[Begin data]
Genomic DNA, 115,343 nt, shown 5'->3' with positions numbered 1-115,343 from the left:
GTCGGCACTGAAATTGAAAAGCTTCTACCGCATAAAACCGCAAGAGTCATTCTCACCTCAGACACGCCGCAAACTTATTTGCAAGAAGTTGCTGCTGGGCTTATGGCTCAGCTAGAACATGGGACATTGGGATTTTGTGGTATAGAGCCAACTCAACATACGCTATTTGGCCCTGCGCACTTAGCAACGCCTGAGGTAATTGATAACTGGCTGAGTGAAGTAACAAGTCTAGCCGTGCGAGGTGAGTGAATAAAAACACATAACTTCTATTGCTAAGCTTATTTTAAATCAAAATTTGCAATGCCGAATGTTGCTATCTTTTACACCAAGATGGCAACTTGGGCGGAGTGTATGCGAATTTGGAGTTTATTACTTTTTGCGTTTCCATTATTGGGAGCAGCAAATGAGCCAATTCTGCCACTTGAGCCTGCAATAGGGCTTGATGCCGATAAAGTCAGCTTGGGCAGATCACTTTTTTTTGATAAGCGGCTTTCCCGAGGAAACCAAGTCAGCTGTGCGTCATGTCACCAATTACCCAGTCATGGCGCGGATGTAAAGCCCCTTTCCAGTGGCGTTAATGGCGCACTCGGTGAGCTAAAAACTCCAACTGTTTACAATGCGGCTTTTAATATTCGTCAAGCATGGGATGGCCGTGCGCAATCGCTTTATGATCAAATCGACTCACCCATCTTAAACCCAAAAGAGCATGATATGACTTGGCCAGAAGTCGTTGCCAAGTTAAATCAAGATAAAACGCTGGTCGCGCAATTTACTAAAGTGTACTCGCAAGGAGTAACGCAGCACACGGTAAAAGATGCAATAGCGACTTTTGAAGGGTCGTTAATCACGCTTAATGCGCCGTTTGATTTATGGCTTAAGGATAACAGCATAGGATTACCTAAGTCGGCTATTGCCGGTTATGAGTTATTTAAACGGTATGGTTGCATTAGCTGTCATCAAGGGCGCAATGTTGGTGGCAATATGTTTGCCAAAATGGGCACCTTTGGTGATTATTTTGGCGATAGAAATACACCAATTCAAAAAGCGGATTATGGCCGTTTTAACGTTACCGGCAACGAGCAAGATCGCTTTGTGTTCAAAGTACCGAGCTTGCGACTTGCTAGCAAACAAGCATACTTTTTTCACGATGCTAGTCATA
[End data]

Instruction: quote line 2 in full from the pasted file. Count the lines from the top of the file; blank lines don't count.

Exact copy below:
GTCGGCACTGAAATTGAAAAGCTTCTACCGCATAAAACCGCAAGAGTCATTCTCACCTCAGACACGCCGCAAACTTATTTGCAAGAAGTTGCTGCTGGGCTTATGGCTCAGCTAGAACATGGGACATTGGGATTTTGTGGTATAGAGCCAACTCAACATACGCTATTTGGCCCTGCGCACTTAGCAACGCCTGAGGTAATTGATAACTGGCTGAGTGAAGTAACAAGTCTAGCCGTGCGAGGTGAGTGAATAAAAACACATAACTTCTATTGCTAAGCTTATTTTAAATCAAAATTTGCAATGCCGAATGTTGCTATCTTTTACACCAAGATGGCAACTTGGGCGGAGTGTATGCGAATTTGGAGTTTATTACTTTTTGCGTTTCCATTATTGGGAGCAGCAAATGAGCCAATTCTGCCACTTGAGCCTGCAATAGGGCTTGATGCCGATAAAGTCAGCTTGGGCAGATCACTTTTTTTTGATAAGCGGCTTTCCCGAGGAAACCAAGTCAGCTGTGCGTCATGTCACCAATTACCCAGTCATGGCGCGGATGTAAAGCCCCTTTCCAGTGGCGTTAATGGCGCACTCGGTGAGCTAAAAACTCCAACTGTTTACAATGCGGCTTTTAATATTCGTCAAGCATGGGATGGCCGTGCGCAATCGCTTTATGATCAAATCGACTCACCCATCTTAAACCCAAAAGAGCATGATATGACTTGGCCAGAAGTCGTTGCCAAGTTAAATCAAGATAAAACGCTGGTCGCGCAATTTACTAAAGTGTACTCGCAAGGAGTAACGCAGCACACGGTAAAAGATGCAATAGCGACTTTTGAAGGGTCGTTAATCACGCTTAATGCGCCGTTTGATTTATGGCTTAAGGATAACAGCATAGGATTACCTAAGTCGGCTATTGCCGGTTATGAGTTATTTAAACGGTATGGTTGCATTAGCTGTCATCAAGGGCGCAATGTTGGTGGCAATATGTTTGCCAAAATGGGCACCTTTGGTGATTATTTTGGCGATAGAAATACACCAATTCAAAAAGCGGATTATGGCCGTTTTAACGTTACCGGCAACGAGCAAGATCGCTTTGTGTTCAAAGTACCGAGCTTGCGACTTGCTAGCAAACAAGCATACTTTTTTCACGATGCTAGTCATA